IAM vs business password manager: What’s the difference?

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Business owners and IT administrators know that strong digital security is essential for keeping sensitive data safe. But with many tools for managing your business’s digital footprint, it can be hard to know what systems you need, and how they can work together.

Identity and access management (IAM) and business password managers are security systems businesses should be aware of. In this guide, we’ll explain the difference between IAM and business password managers, and help you decide which option your business needs.

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What is IAM?

IAM is an umbrella term that comprises a variety of strategies and tools for enabling a business’s employees to securely access the data they require. The goal of IAM is to give each employee a unique digital identity that they can use for various business operations.

IAM includes many security approaches, such as single sign-on (SSO), multifactor authentication, role-based permissions, and network audit logs. In fact, password managers are often included under the umbrella of IAM.

An effective IAM system enables IT administrators to control who is allowed to access a specific business network, and what data and resources each person can interact with. IAM also involves verifying each individual’s identity during logins, and includes measures to prevent digital identities from being stolen or misused.

What is a business password manager?

A business password manager is a software program that enables employees to create and share secure passwords. The purpose of a password manager is to securely store the login details that employees need to access sensitive company resources.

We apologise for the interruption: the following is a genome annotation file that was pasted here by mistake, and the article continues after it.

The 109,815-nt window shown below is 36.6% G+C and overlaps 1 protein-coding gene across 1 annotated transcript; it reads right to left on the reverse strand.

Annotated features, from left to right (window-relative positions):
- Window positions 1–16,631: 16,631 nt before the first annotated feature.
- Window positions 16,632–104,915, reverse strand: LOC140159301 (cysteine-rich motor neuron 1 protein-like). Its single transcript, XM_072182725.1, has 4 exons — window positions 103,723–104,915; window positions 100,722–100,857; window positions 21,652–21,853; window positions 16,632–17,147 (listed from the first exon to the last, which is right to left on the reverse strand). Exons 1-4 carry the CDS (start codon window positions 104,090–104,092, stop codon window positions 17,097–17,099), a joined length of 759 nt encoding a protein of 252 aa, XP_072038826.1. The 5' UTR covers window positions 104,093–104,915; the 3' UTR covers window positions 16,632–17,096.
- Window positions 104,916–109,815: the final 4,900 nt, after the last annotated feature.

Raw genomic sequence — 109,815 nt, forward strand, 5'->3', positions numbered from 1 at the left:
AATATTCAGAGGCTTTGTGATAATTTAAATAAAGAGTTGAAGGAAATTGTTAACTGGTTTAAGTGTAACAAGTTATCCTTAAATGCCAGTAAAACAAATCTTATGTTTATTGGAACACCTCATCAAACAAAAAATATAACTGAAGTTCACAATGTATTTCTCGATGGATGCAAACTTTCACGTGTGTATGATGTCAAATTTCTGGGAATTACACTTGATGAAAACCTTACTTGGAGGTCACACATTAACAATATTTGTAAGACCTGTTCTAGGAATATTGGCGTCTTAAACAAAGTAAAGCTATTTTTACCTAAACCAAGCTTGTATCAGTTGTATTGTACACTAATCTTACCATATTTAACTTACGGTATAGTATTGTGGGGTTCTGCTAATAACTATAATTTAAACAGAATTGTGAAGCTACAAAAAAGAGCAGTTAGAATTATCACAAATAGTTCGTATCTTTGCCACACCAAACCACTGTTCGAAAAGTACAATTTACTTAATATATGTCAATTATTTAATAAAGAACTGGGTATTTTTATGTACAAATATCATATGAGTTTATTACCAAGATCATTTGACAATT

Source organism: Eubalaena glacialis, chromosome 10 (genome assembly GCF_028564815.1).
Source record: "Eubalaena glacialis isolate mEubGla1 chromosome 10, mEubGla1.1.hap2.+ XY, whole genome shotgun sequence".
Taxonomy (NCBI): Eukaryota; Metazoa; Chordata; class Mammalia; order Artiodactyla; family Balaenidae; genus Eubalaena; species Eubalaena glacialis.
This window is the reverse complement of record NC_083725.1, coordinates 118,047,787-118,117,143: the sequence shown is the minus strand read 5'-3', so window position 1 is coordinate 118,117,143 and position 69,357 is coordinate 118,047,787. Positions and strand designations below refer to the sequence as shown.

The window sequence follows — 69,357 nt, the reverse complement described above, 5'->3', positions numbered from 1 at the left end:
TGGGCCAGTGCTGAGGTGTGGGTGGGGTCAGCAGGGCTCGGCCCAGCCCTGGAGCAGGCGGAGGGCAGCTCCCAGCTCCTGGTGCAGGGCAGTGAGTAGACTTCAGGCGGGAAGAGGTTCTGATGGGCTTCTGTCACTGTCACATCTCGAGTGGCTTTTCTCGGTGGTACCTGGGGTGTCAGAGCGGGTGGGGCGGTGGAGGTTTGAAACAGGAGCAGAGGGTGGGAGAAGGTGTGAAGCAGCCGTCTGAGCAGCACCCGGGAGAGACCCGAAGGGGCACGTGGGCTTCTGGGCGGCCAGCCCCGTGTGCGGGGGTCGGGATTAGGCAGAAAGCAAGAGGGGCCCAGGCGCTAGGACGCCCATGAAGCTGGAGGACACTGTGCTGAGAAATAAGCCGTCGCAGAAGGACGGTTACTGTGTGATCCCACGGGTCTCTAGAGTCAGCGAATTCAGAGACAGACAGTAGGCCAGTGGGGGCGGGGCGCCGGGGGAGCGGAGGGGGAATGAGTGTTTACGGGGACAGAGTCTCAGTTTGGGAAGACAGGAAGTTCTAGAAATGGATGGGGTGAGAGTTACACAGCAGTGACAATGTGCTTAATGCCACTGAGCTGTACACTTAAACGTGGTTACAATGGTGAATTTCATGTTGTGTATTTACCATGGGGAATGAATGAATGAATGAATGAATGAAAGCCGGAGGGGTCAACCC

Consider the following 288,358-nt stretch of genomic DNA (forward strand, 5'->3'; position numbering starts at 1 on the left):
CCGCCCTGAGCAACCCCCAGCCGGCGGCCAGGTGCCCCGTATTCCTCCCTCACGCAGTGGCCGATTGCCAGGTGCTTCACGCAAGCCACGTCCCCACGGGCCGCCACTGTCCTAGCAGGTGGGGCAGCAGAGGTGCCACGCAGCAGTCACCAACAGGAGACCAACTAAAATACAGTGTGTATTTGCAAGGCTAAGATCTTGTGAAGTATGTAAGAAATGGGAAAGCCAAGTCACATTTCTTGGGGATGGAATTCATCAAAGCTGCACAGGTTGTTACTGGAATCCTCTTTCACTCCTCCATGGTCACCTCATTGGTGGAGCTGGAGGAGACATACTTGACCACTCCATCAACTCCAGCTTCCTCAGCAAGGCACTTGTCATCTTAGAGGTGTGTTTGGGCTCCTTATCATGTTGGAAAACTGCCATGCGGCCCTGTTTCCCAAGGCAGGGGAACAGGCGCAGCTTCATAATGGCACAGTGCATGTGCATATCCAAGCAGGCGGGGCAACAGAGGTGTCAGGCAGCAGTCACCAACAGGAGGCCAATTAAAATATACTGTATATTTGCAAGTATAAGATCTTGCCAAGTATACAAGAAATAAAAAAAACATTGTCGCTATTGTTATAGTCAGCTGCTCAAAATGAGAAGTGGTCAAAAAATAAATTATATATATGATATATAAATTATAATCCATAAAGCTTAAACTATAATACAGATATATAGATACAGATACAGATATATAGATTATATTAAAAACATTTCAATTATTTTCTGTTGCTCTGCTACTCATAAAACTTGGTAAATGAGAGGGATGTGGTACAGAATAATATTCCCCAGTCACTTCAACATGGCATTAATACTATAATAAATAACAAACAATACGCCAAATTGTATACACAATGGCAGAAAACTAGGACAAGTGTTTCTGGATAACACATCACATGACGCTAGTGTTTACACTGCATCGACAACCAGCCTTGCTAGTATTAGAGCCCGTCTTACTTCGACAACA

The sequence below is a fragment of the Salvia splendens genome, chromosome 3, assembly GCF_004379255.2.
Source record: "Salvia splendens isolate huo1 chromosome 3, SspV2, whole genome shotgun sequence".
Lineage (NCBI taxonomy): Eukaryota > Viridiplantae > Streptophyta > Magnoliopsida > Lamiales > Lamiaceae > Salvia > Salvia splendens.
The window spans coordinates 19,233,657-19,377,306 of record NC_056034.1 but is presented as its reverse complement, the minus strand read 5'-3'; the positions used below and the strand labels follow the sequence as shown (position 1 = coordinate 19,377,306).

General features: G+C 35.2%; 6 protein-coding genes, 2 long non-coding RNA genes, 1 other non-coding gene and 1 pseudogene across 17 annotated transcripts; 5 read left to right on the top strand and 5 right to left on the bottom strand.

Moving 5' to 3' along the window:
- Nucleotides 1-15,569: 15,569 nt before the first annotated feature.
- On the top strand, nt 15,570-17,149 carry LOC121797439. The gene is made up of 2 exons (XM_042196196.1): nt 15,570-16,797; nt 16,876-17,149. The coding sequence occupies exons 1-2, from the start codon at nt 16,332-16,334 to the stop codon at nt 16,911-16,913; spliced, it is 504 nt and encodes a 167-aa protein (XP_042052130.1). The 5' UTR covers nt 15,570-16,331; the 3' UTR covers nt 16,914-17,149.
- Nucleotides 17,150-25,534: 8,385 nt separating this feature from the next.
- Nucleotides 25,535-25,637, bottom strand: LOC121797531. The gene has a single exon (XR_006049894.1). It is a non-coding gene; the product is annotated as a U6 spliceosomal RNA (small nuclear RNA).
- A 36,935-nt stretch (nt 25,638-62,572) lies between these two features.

Unlike consumer-grade password managers, business password managers are typically overseen by an organization’s IT team. An IT administrator can ensure that employees use strong passwords, and control which individuals or groups have access via specific passwords. Administrators can also see logs of the passwords used to access specific accounts, enabling them to audit employees’ movements through a business network.

IAM vs business password manager: Security features

IAM and business password managers are unique in how they approach digital security. Business password managers address just one part of online security—keeping employees’ passwords secure—while IAM is a more comprehensive approach that often includes a password manager.

IAM strategies and business password managers do have some features in common. Both typically offer multifactor authentication, which requires employees to confirm their identity with something besides their password when logging into accounts. Multifactor authentication typically relies on authenticator apps or biometric features such as fingerprints.

In addition, IAM and business password managers may both support single sign-on authentication. With SSO, employees can log in once and then access the digital resources on a company’s network. This improves security because it reduces the number of times employees need to log in and potentially expose their account credentials.